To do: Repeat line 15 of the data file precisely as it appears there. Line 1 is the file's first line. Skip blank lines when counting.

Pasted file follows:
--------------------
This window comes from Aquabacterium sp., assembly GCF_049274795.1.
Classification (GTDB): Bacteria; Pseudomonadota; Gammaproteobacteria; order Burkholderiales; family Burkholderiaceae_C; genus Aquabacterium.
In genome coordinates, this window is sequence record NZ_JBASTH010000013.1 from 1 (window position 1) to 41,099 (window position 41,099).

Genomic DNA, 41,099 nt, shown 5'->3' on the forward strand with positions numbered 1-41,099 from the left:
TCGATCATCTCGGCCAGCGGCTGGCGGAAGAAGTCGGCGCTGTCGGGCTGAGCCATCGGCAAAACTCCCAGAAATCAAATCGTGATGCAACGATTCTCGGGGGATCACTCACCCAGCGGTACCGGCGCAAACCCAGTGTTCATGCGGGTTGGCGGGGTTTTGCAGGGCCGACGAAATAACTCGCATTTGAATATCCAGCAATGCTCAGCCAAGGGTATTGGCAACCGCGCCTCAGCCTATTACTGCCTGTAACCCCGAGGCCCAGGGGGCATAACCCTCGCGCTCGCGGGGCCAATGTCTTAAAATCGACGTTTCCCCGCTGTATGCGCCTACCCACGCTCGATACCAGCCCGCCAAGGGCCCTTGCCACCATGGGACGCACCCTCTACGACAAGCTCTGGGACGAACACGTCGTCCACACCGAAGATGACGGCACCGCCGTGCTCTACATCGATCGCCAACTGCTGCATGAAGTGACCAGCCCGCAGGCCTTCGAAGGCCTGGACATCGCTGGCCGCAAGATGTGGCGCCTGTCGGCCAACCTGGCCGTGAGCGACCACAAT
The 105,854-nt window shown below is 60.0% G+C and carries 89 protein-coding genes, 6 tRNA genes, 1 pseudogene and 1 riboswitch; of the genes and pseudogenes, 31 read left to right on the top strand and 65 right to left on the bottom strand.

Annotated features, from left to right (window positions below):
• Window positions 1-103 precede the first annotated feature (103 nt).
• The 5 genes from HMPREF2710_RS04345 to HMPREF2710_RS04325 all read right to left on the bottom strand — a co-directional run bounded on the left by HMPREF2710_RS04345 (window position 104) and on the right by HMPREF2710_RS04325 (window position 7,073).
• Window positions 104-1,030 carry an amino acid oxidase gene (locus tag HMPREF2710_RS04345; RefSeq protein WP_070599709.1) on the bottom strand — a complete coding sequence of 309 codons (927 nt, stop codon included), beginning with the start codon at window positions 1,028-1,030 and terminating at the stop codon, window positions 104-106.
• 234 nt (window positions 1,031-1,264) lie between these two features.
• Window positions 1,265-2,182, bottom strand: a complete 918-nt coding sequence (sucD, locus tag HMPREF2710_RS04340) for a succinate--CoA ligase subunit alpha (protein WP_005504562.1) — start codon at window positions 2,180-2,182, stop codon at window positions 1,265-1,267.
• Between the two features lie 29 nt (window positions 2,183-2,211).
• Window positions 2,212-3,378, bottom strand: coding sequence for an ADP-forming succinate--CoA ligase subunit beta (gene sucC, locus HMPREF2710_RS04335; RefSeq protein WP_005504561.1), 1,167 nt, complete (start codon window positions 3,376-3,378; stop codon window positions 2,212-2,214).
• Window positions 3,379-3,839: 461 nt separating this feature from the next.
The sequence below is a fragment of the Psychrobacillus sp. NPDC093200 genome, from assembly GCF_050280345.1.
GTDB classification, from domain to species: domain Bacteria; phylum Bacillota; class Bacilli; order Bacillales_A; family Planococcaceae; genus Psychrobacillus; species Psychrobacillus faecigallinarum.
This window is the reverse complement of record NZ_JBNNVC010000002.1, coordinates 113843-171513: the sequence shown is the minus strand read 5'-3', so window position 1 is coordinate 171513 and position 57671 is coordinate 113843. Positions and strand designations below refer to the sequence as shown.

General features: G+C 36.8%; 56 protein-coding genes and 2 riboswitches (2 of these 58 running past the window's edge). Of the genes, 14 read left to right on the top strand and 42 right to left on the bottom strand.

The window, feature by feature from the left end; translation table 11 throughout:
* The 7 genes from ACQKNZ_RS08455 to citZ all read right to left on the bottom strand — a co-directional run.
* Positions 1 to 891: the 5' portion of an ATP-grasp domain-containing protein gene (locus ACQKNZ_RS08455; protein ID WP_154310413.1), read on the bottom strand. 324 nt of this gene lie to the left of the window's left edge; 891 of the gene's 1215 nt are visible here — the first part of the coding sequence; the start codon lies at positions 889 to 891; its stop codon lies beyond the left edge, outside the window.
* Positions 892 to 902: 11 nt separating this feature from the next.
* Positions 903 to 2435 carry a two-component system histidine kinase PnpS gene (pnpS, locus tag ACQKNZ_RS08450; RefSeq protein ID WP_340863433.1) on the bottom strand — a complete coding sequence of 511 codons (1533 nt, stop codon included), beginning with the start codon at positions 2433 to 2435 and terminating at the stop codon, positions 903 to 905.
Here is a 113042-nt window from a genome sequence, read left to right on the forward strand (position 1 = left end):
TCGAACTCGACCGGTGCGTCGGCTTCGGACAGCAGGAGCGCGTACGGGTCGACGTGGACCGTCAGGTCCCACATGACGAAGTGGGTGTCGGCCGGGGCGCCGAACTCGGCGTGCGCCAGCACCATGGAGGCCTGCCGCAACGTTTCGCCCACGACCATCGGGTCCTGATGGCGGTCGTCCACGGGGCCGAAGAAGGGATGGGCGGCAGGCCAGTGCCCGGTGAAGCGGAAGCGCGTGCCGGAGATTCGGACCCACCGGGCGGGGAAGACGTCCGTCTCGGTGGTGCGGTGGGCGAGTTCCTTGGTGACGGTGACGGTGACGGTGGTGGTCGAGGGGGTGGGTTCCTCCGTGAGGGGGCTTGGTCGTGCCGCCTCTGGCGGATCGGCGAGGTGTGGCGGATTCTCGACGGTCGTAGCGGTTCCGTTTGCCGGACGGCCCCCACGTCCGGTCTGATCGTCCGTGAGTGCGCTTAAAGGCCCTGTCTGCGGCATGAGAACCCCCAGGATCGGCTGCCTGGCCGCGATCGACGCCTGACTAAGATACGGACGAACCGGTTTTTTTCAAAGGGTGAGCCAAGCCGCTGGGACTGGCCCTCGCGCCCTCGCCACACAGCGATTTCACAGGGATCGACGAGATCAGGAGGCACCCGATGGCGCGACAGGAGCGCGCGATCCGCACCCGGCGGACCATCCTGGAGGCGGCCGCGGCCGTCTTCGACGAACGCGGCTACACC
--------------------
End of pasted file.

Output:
• Window positions 3,379-3,839: 461 nt separating this feature from the next.